Functional and evolutionary characterization of Ohr proteins in eukaryotes reveals many active homologs among pathogenic fungi
Genomic arrangements of genes of the Ohr/OsmC family present in eukaryotes.
© Copyright Policy - CC BY-NC-ND
Related In: Results  -  Collection

License
Show All Figures
getmorefigures.php?uid=PMC5384416&req=5

f0015: Genomic arrangements of genes of the Ohr/OsmC family present in eukaryotes.
Mentions: Several eukaryotic genomes present more than one member of the Ohr/OsmC family, being arranged in highly variable configurations (Fig. 3). For instance, some fungi microorganisms present two or three ohr paralogues in their genomes (Fig. 3A and B), some located near to each other, in some cases the two gene are even neighbors (Fig. 3A), suggesting the occurrence of gene duplication events. Besides fungi, microorganisms that contain more than one gene of the Ohr/OsmC family are: M. fijiensis presenting one ohr and one ohr-like gene (Fig. 3C); Trichomonas vaginalis with four ohr-like genes (as also described by [22]) and D. discoideum AX4 containing one copy of osmC and one copy of an ohr-like gene (Fig. 3D). On the other hand, most of the other genomes encode only a single homolog of the ohr subfamily, as is the case of the moss P. patens (Fig. 3E).

View Article: PubMed Central - PubMed

ABSTRACT

Ohr and OsmC proteins comprise two subfamilies within a large group of proteins that display Cys-based, thiol dependent peroxidase activity. These proteins were previously thought to be restricted to prokaryotes, but we show here, using iterated sequence searches, that Ohr/OsmC homologs are also present in 217 species of eukaryotes with a massive presence in Fungi (186 species). Many of these eukaryotic Ohr proteins possess an N-terminal extension that is predicted to target them to mitochondria. We obtained recombinant proteins for four eukaryotic members of the Ohr/OsmC family and three of them displayed lipoyl peroxidase activity. Further functional and biochemical characterization of the Ohr homologs from the ascomycete fungus Mycosphaerella fijiensis Mf_1 (MfOhr), the causative agent of Black Sigatoka disease in banana plants, was pursued. Similarly to what has been observed for the bacterial proteins, we found that: (i) the peroxidase activity of MfOhr was supported by DTT or dihydrolipoamide (dithiols), but not by β-mercaptoethanol or GSH (monothiols), even in large excess; (ii) MfOhr displayed preference for organic hydroperoxides (CuOOH and tBOOH) over hydrogen peroxide; (iii) MfOhr presented extraordinary reactivity towards linoleic acid hydroperoxides (k=3.18 (±2.13)×108 M−1 s−1). Both Cys87 and Cys154 were essential to the peroxidase activity, since single mutants for each Cys residue presented no activity and no formation of intramolecular disulfide bond upon treatment with hydroperoxides. The pKa value of the Cysp residue was determined as 5.7±0.1 by a monobromobimane alkylation method. Therefore, eukaryotic Ohr peroxidases share several biochemical features with prokaryotic orthologues and are preferentially located in mitochondria.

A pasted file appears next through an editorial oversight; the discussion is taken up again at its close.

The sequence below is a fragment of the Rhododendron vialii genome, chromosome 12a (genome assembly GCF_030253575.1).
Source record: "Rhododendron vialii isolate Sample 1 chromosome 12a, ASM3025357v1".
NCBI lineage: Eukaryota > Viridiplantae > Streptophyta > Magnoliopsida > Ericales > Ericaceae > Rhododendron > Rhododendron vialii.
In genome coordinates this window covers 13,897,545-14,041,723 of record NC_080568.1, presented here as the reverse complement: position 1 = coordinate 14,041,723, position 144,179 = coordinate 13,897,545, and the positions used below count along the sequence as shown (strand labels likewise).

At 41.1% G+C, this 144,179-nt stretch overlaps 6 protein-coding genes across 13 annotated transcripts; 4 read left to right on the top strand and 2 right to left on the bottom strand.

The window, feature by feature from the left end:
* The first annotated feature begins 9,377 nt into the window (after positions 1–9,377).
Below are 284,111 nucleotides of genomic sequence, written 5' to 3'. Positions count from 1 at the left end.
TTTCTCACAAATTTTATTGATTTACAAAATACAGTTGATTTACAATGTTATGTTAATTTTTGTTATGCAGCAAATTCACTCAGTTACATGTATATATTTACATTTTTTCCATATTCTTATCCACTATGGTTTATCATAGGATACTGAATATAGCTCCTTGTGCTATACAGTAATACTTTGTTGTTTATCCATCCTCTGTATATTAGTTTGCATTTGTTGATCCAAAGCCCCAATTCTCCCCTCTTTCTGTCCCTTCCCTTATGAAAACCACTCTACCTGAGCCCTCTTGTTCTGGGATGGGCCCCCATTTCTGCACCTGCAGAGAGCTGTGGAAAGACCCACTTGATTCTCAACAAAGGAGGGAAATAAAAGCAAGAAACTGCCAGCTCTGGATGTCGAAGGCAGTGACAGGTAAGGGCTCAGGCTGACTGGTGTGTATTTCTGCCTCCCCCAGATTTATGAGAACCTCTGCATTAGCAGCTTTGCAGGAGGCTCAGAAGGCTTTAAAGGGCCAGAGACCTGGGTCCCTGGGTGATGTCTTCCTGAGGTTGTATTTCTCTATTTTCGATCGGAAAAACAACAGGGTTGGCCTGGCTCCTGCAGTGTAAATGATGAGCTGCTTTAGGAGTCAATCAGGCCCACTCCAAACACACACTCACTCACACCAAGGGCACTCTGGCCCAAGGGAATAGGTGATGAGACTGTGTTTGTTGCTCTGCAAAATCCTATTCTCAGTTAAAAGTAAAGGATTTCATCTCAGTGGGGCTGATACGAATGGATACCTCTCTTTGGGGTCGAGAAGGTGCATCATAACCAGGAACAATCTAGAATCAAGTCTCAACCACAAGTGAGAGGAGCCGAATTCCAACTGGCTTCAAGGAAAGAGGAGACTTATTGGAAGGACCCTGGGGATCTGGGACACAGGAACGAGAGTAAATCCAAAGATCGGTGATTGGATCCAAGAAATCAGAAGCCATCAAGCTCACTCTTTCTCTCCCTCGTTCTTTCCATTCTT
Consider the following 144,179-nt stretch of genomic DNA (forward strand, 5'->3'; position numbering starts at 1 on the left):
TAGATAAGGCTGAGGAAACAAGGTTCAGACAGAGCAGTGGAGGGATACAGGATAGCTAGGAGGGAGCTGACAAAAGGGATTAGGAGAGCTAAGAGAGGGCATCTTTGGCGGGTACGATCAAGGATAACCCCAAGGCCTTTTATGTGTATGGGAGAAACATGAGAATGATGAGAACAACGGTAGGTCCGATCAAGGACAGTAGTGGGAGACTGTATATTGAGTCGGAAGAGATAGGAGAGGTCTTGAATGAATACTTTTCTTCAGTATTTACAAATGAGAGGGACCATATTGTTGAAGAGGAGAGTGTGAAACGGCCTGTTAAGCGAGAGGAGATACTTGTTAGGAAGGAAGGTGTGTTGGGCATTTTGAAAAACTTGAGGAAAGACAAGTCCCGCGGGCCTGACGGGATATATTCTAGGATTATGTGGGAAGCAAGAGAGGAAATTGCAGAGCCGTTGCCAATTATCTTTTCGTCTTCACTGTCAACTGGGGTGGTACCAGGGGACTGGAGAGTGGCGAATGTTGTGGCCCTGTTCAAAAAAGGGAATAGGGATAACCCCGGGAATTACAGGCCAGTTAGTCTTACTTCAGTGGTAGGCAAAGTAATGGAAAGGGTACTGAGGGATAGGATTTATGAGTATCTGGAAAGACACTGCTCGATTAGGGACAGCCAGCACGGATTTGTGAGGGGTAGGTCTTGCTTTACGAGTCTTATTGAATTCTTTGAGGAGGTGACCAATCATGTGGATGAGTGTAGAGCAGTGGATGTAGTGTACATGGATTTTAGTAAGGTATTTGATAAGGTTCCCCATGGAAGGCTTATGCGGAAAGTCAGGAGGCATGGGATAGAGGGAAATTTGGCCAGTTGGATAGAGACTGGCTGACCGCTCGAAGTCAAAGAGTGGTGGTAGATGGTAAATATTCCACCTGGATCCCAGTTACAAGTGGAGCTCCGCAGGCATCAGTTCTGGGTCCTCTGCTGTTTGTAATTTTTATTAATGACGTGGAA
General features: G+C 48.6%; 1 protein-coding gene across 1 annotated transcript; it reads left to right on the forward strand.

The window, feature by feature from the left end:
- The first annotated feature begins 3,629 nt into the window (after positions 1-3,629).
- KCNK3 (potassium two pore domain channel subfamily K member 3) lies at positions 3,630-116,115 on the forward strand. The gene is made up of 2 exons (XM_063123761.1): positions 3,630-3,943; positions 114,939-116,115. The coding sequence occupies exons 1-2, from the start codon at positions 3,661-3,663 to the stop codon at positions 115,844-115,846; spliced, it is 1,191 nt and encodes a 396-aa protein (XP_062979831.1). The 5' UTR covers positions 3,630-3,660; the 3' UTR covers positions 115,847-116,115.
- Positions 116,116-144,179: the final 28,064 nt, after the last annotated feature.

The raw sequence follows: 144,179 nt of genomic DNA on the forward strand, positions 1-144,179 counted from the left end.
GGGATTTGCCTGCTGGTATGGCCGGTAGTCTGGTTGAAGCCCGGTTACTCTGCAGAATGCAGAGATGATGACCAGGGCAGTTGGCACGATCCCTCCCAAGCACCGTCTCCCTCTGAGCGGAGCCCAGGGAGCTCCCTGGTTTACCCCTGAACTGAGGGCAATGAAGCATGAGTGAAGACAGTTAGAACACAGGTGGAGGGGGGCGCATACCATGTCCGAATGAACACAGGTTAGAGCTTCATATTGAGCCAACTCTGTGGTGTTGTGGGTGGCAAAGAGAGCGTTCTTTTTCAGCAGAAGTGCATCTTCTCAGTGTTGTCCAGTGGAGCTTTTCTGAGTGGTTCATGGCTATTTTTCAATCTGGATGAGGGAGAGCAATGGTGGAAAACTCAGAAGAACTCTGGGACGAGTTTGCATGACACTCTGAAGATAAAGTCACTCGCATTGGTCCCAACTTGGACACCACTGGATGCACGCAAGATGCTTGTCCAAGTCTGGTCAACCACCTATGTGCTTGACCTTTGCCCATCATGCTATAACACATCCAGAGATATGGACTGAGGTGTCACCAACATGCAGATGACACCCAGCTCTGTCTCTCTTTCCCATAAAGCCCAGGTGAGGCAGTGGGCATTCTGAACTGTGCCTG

No MeSH data available.